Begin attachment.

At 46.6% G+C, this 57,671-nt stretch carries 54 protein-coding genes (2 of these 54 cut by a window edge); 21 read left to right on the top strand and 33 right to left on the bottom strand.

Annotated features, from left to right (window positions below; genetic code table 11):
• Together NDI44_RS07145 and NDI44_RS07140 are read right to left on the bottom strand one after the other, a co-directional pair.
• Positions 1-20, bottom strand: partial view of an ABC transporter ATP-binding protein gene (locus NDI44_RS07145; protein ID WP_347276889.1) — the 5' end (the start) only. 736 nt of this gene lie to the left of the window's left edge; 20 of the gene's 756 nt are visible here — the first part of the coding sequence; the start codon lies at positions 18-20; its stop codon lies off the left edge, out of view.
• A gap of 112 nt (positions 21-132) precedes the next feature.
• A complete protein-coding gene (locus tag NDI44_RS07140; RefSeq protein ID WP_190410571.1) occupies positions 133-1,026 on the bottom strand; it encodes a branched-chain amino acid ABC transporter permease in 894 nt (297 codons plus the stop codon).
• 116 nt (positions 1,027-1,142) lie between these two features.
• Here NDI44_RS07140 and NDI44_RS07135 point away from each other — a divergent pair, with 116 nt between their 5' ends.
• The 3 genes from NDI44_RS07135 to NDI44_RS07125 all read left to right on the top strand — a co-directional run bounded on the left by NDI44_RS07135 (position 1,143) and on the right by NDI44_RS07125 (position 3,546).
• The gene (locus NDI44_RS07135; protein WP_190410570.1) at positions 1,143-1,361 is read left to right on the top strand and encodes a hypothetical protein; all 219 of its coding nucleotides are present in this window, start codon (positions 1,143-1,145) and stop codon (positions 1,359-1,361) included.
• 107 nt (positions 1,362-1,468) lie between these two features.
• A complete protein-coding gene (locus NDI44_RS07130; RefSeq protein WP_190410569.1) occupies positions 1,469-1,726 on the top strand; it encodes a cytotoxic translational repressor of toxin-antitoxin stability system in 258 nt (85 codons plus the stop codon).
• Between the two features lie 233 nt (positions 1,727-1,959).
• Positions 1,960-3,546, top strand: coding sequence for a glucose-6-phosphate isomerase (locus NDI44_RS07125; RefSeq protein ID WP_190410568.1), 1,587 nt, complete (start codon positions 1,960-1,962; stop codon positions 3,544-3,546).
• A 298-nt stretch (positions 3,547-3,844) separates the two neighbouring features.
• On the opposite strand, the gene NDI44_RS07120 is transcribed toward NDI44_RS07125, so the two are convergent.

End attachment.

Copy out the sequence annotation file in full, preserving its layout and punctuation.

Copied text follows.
At 46.6% G+C, this 57,671-nt stretch carries 54 protein-coding genes (2 of these 54 cut by a window edge); 21 read left to right on the top strand and 33 right to left on the bottom strand.

Annotated features, from left to right (window positions below; genetic code table 11):
• Together NDI44_RS07145 and NDI44_RS07140 are read right to left on the bottom strand one after the other, a co-directional pair.
• Positions 1-20, bottom strand: partial view of an ABC transporter ATP-binding protein gene (locus NDI44_RS07145; protein ID WP_347276889.1) — the 5' end (the start) only. 736 nt of this gene lie to the left of the window's left edge; 20 of the gene's 756 nt are visible here — the first part of the coding sequence; the start codon lies at positions 18-20; its stop codon lies off the left edge, out of view.
• A gap of 112 nt (positions 21-132) precedes the next feature.
• A complete protein-coding gene (locus tag NDI44_RS07140; RefSeq protein ID WP_190410571.1) occupies positions 133-1,026 on the bottom strand; it encodes a branched-chain amino acid ABC transporter permease in 894 nt (297 codons plus the stop codon).
• 116 nt (positions 1,027-1,142) lie between these two features.
• Here NDI44_RS07140 and NDI44_RS07135 point away from each other — a divergent pair, with 116 nt between their 5' ends.
• The 3 genes from NDI44_RS07135 to NDI44_RS07125 all read left to right on the top strand — a co-directional run bounded on the left by NDI44_RS07135 (position 1,143) and on the right by NDI44_RS07125 (position 3,546).
• The gene (locus NDI44_RS07135; protein WP_190410570.1) at positions 1,143-1,361 is read left to right on the top strand and encodes a hypothetical protein; all 219 of its coding nucleotides are present in this window, start codon (positions 1,143-1,145) and stop codon (positions 1,359-1,361) included.
• 107 nt (positions 1,362-1,468) lie between these two features.
• A complete protein-coding gene (locus NDI44_RS07130; RefSeq protein WP_190410569.1) occupies positions 1,469-1,726 on the top strand; it encodes a cytotoxic translational repressor of toxin-antitoxin stability system in 258 nt (85 codons plus the stop codon).
• Between the two features lie 233 nt (positions 1,727-1,959).
• Positions 1,960-3,546, top strand: coding sequence for a glucose-6-phosphate isomerase (locus NDI44_RS07125; RefSeq protein ID WP_190410568.1), 1,587 nt, complete (start codon positions 1,960-1,962; stop codon positions 3,544-3,546).
• A 298-nt stretch (positions 3,547-3,844) separates the two neighbouring features.
• On the opposite strand, the gene NDI44_RS07120 is transcribed toward NDI44_RS07125, so the two are convergent.